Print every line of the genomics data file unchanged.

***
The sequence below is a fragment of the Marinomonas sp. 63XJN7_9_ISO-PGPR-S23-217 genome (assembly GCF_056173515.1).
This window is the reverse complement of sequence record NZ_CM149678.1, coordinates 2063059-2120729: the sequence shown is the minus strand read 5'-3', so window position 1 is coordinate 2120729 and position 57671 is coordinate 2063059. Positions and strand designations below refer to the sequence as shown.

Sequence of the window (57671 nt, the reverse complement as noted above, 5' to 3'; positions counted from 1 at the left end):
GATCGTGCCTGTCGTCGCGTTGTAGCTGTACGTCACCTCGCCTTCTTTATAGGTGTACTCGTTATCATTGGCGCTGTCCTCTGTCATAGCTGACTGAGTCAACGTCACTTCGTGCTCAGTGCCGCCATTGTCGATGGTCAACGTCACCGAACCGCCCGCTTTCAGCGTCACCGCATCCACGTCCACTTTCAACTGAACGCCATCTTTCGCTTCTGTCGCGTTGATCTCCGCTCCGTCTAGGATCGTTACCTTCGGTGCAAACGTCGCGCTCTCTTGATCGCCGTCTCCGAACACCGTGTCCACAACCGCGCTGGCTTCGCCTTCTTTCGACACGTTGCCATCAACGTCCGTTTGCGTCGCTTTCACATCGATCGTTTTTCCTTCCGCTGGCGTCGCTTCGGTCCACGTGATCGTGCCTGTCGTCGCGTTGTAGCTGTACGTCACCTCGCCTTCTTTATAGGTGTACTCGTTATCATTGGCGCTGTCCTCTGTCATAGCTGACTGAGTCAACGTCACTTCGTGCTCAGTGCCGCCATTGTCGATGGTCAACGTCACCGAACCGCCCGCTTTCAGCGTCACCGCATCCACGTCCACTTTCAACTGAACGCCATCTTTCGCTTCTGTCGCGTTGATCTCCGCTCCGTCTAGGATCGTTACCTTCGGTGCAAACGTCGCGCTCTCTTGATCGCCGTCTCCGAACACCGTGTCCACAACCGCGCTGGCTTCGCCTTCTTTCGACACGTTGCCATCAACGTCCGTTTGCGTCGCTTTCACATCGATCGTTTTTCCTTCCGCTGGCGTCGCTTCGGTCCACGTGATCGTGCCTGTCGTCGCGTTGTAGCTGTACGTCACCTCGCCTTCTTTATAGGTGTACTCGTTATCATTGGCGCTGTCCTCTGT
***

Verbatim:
The sequence below is a fragment of the Marinomonas sp. 63XJN7_9_ISO-PGPR-S23-217 genome (assembly GCF_056173515.1).
This window is the reverse complement of sequence record NZ_CM149678.1, coordinates 2063059-2120729: the sequence shown is the minus strand read 5'-3', so window position 1 is coordinate 2120729 and position 57671 is coordinate 2063059. Positions and strand designations below refer to the sequence as shown.

Sequence of the window (57671 nt, the reverse complement as noted above, 5' to 3'; positions counted from 1 at the left end):
GATCGTGCCTGTCGTCGCGTTGTAGCTGTACGTCACCTCGCCTTCTTTATAGGTGTACTCGTTATCATTGGCGCTGTCCTCTGTCATAGCTGACTGAGTCAACGTCACTTCGTGCTCAGTGCCGCCATTGTCGATGGTCAACGTCACCGAACCGCCCGCTTTCAGCGTCACCGCATCCACGTCCACTTTCAACTGAACGCCATCTTTCGCTTCTGTCGCGTTGATCTCCGCTCCGTCTAGGATCGTTACCTTCGGTGCAAACGTCGCGCTCTCTTGATCGCCGTCTCCGAACACCGTGTCCACAACCGCGCTGGCTTCGCCTTCTTTCGACACGTTGCCATCAACGTCCGTTTGCGTCGCTTTCACATCGATCGTTTTTCCTTCCGCTGGCGTCGCTTCGGTCCACGTGATCGTGCCTGTCGTCGCGTTGTAGCTGTACGTCACCTCGCCTTCTTTATAGGTGTACTCGTTATCATTGGCGCTGTCCTCTGTCATAGCTGACTGAGTCAACGTCACTTCGTGCTCAGTGCCGCCATTGTCGATGGTCAACGTCACCGAACCGCCCGCTTTCAGCGTCACCGCATCCACGTCCACTTTCAACTGAACGCCATCTTTCGCTTCTGTCGCGTTGATCTCCGCTCCGTCTAGGATCGTTACCTTCGGTGCAAACGTCGCGCTCTCTTGATCGCCGTCTCCGAACACCGTGTCCACAACCGCGCTGGCTTCGCCTTCTTTCGACACGTTGCCATCAACGTCCGTTTGCGTCGCTTTCACATCGATCGTTTTTCCTTCCGCTGGCGTCGCTTCGGTCCACGTGATCGTGCCTGTCGTCGCGTTGTAGCTGTACGTCACCTCGCCTTCTTTATAGGTGTACTCGTTATCATTGGCGCTGTCCTCTGT